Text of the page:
But eventually the transition will end. Doctors will go out on their own again. You’ll find a new doctor. And hundreds of thousands of people won’t go bankrupt because of something, medical care, the Catholic Church teaches is a basic right.

    I’m concerned about the way Obamacare seems to hollow out the middle class. But since I know people with chronic health conditions that might eventually prevent them from keeping their jobs or finding new jobs, I’m more concerned about the hundreds of thousands of people who are being blasted out of the middle class by unpaid medical bills.

    I sympathize with your anger and frustration. Obamacare is not a good system. But pointing to its very real cons doesn’t mean its worse than the system that came before. I would stand with you to put something better in its place, but that doesn’t mean I have to agree that our current wreck of a system is worse than our last wreck of a system.

    http://en.wikipedia.org/wiki/Medical_bankruptcy

  • hotboogers

    Indeed. Not long ago, the Premier of … was it Newfoundland? … came to the US for a heart procedure he couldn’t or wouldn’t get at home … yah, the US’s system is clearly bottom of the barrel.

  • Leila Miller

    Sadly, there will not be doctors to “go out on their own again”, as we are seeing myriad doctors retiring early. Who will replace them? My son is pre-med and his loan bills will be with him till he’s in his middle age (esp. if he decides to be a primary care physician). Also, my husband owns his own business and makes a decent living, but soon our premiums will be so high that my very healthy family of ten will not be able to afford it (thanks to Obama not giving a fig about small business owners, since they didn’t vote for him). You think things were bad before? Just wait. Transition is hard, yes, but destroying a health care system is even harder.

  • http://a-star-of-hope.blogspot.com/ JoAnna Wahlund

    Not accurate. The bishops supported healthcare reform. They adamantly opposed ObamaCare because it was not adequate healthcare reform nor did it include conscience protections. See here: http://old.usccb.org/healthcare/HC-Letter-to-Congress-012610.pdf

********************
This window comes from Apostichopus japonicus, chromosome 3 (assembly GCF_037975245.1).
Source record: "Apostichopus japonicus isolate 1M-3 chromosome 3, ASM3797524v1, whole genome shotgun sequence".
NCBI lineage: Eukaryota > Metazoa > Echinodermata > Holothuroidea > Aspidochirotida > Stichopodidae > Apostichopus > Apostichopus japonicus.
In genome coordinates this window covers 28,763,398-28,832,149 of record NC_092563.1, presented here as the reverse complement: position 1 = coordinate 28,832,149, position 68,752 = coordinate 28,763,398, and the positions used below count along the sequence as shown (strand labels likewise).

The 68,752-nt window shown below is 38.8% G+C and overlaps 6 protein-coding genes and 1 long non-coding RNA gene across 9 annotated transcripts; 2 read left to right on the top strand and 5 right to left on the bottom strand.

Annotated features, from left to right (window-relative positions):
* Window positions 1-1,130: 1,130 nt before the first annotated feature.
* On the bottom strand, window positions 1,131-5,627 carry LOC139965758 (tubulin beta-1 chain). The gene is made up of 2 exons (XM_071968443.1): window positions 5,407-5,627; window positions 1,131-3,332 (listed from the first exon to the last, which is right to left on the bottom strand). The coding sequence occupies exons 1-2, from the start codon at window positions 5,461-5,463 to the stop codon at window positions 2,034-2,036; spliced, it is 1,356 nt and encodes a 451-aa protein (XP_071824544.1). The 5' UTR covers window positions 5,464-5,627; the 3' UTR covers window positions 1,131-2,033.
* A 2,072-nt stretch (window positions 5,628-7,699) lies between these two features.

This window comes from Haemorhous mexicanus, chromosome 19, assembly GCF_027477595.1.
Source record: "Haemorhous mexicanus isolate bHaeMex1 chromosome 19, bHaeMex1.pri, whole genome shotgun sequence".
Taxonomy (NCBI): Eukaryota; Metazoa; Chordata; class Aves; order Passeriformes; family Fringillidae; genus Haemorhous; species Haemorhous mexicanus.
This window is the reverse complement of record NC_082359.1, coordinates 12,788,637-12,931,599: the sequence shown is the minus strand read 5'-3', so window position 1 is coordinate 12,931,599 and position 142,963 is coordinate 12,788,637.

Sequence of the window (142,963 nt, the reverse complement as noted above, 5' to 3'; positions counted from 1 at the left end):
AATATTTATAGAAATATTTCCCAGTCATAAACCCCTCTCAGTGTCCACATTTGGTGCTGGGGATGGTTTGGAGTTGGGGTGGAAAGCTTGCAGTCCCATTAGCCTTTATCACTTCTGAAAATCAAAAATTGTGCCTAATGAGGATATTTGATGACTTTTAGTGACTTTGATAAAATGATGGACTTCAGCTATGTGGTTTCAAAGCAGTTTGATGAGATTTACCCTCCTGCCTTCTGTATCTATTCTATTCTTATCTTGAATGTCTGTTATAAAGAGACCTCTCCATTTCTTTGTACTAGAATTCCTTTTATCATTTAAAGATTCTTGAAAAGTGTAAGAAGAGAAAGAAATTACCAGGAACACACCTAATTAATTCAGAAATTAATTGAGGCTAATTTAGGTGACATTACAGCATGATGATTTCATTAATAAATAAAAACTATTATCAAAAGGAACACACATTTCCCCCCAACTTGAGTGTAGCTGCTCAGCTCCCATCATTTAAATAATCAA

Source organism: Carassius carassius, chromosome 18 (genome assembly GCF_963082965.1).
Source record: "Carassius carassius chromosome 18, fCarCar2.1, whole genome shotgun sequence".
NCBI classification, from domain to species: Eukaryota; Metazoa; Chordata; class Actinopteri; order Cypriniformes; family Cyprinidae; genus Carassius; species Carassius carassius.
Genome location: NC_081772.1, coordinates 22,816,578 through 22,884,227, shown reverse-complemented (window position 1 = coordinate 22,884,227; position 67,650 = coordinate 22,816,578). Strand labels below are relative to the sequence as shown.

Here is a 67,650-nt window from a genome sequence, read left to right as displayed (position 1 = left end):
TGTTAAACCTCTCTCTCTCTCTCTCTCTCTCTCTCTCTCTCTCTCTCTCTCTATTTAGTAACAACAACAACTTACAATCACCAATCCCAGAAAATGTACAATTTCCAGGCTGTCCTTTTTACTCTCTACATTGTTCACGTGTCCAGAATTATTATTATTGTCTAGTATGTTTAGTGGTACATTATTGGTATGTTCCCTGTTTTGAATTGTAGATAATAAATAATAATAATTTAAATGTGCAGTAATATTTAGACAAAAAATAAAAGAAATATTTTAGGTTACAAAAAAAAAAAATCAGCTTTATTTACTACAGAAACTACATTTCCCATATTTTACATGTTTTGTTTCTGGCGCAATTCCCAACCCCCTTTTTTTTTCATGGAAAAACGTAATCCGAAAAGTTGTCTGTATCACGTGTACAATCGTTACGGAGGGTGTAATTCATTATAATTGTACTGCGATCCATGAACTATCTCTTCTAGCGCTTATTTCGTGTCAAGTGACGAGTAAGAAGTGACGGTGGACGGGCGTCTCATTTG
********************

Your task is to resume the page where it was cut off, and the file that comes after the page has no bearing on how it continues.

• Michael Ejercito

    If the U.S. health care is so good, why are present day American neurologists no more able to treat spinal cord injuries than witch doctors in 2013 B.C.? Should that not count as an indictment against health care in America?

  • Michael Ejercito

    Imagine if someone tried to prevent mass murder by the mass extermination of the mentally ill.

    We have to “do something”, right?

  • Michael Ejercito

    And now there are even more reasons to oppose it, chief among them it does not control costs.

  • oregon catholic

    I work in the healthcare system but I didn’t support Obamacare because I support single payer and obamacare isn’t even close to what we need. But you can blame the need to write in protections to maintain the insurance industry stranglehold for why we don’t have a single payer system. The VA and Medicare are 2 good models for setting up a single payer system. It’s not like we have to invent anything.

    There are also plenty of people out there who will fight to the death not to allow universal healthcare. They can afford medical insurance but don’t buy it because they are in pretty good health and can pay the routine care costs. They couldn’t begin to pay for a surgery or a serious accident or a cancer diagnosis but they know they don’t have to. They know they can hit the ER any time they get into trouble and can’t be turned away. They know they can declare medical bankruptcy if the bills get too high and not lose their home.

    Paying their fair share into a national healthcare system would mean they might have to postpone the new car or vacation. They are willing to risk being without medical insurance because they know the American taxpayer will bail them out if they get into trouble. What they can’t get through their thick skulls is that’s exactly what is happening right now anyway, but it’s the responsible people who insure themselves against risk that are paying ever higher premiums while they shirk their share and run up medical bills they can’t pay. The rest of us pay for them now with our higher premiums and taxes and the future generations are paying for their selfishness through higher deficits. Pay YOUR freaking fair share of the costs deadbeats or stay out of the hospital and ER if you can’t pay off your bill in full. Stop offloading your selfishness onto my back, I’m tired of carrying your responsibility.

  • hotboogers

    So we could improve Obamacare by covering witch doctors? LOL

  • FW Ken

    There is a difference between health care and health insurance coverage. The 6.5 million people in my metropolitan area have health care either through insurance or excellent public health systems. Personally, I think the driving force here is white middle-class people who don’t want to use the public systems and have to hob-nob with… you know… those people.

  • RelapsedCatholic

    My reading comprehension is fine, and while I consider the ACA less than perfect, it is far from bad, and will bring many improvements. If Congress had the functionality of even a low grade alcoholic they could address the problems that might arise as be law is implemented. Instead they quixotically pursue a repeal that will never happen.

    I would have preferred single payer, or at least a robust public option, but to call this law a failure before it has even been implemented fully is a farce.

  • RelapsedCatholic

    Perhaps not, but the WHO is not the only measure that places America behind its contemporaries. By almost any measure we lag behind other first world nations. We may have fine healthcare if you are very wealthy, but what does that do for the rest of us? And what does that say about us that we continue to allow it to happen?

  • RelapsedCatholic

    We have some of the finest healthcare if you can afford it. Those that come here are independently wealthy.